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Book Review: Traditional Palestinian Costume: Origins and Evolution

by: John F. Mahoney
September - October 2011
The Link - Volume 44, Issue 4

TRADITIONAL PALESTINIAN COSTUME: Origins and Evolution, by Hanan K. Munayyer, cloth, 14-1/4" x 10-1/4", 554 pp., illustrated, 2011; List: $200; AMEU Price: $165 (includes postage). Copies ordered through AMEU will be autographed by the author and mailed in a special gift box. See book catalog on this website.

Reviewed by John F. Mahoney

We think of history as a written record—most often written by men.

However, as Hanan Munayyer shows in her monumental work “Traditional Palestinian Costume,” history can also be stitched—and nearly always by women.

By just looking at the magnificent dresses in this work—over 500 full-color photos—Dr. Munayyer can tell where they came from: Galilee, Nablus, Jenin, Tulkarem, Ramallah, Bethlehem, Jerusalem, Jaffa, Ramleh, Lydd, Al-Khalil, Gaza, Al-Naqab. And not only, where they came from, but when, and under what historical conditions. It’s all there, recorded not with pen and ink, but with needle and thread.

And not only dresses. A whole chapter is dedicated to Palestinian jewelry and home accessories, including wooden sandals, decorated with mother-of-pearl, and a 19th century pottery water jar, produced in Gaza, that families would cover with a crochet net and put on a windowsill to catch the breeze, providing a naturally cooled drink.

Then there’s that section on “Origins.” And here we need to note that today’s Zionist state of Israel is one of the rare cases in history where the colonizers are bent on expropriating the culture of the colonized. Palestinian dresses are a case in point.

During the Catastrophe of 1948, over 750,000 Palestinians were forced into exile, their homes looted. The Zionist military leader Moshe Dayan filled his home and garden in Tel Aviv with stolen artifacts, while his wife opened a shop in London, where she sold Palestinian dresses as examples of Israel’s heritage.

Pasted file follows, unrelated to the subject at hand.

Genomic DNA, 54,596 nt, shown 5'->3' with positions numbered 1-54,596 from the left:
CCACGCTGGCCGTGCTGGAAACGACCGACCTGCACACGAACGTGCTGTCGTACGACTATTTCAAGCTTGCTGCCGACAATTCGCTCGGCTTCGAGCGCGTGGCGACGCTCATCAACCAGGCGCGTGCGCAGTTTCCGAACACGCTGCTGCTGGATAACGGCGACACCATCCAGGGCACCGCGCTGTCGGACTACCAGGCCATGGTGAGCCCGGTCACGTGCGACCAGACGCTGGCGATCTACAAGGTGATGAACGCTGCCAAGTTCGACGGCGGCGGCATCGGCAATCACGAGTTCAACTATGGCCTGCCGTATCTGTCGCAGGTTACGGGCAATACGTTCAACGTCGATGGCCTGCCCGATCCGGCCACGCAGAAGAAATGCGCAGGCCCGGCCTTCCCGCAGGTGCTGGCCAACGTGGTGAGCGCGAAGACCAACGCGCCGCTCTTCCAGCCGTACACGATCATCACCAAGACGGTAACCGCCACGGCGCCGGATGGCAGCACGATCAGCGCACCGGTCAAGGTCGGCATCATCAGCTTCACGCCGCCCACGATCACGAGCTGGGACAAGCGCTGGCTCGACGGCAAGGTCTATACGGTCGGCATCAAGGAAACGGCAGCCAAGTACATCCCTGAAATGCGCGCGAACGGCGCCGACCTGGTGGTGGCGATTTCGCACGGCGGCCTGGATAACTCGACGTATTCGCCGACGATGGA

In 1980, flight attendants aboard Israel’s national airline El Al adopted the Palestinian dress from Ramallah as their official uniform, introducing it as Israeli culture during the tourist season.

In 2007, in the 4th volume of the International Encyclopedia, Israel registered the bride dress from Bethlehem, known as “Malak,” as an Israeli traditional costume. Later, under protest from Palestinian groups, the editors expunged the claim. (A radiant picture of the Malak dress can be found on page 190 of the Munayyer book.)

This is why pages 8 to 50 of this book are so important. It puts the lie to the Zionist claims. Palestinian spinning, weaving, dyeing, and embroidery evolved over 3,500 years, going back to Canaan, the “Land of Purple,” so called for the purple dye extracted from murex sea snails on its shores. Canaan would later be known as Palestine.

The dream of the Munayyers is that, one day, in the not too distant future, visitors will be able to walk through a museum, located somewhere here in America, where they can experience, first-hand, the full richness and beauty of their extraordinary collection. Until then, however, this book is the next best thing. ■

John Mahoney is Executive Director of Americans for Middle East Understanding
 
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